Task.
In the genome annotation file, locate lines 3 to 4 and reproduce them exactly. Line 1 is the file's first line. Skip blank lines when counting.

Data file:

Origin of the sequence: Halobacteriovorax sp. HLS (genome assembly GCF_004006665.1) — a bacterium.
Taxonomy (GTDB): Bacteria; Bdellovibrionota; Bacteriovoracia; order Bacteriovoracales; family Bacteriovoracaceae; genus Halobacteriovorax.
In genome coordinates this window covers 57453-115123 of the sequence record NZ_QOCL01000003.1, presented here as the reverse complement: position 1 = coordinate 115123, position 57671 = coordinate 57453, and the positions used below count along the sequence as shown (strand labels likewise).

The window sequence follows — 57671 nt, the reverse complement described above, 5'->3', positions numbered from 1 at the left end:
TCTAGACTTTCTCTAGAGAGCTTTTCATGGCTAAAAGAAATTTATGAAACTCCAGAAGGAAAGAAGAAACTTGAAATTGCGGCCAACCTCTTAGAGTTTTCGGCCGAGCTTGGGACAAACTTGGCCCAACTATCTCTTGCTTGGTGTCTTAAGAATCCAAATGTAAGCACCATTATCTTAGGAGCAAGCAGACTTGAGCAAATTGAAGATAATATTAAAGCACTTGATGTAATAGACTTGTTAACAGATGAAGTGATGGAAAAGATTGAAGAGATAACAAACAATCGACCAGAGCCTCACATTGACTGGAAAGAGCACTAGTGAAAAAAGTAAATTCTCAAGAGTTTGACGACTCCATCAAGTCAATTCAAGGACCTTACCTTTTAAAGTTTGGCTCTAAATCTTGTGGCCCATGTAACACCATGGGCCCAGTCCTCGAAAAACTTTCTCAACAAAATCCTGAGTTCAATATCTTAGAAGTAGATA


In genome coordinates this window covers 57453-115123 of the sequence record NZ_QOCL01000003.1, presented here as the reverse complement: position 1 = coordinate 115123, position 57671 = coordinate 57453, and the positions used below count along the sequence as shown (strand labels likewise).

The window sequence follows — 57671 nt, the reverse complement described above, 5'->3', positions numbered from 1 at the left end: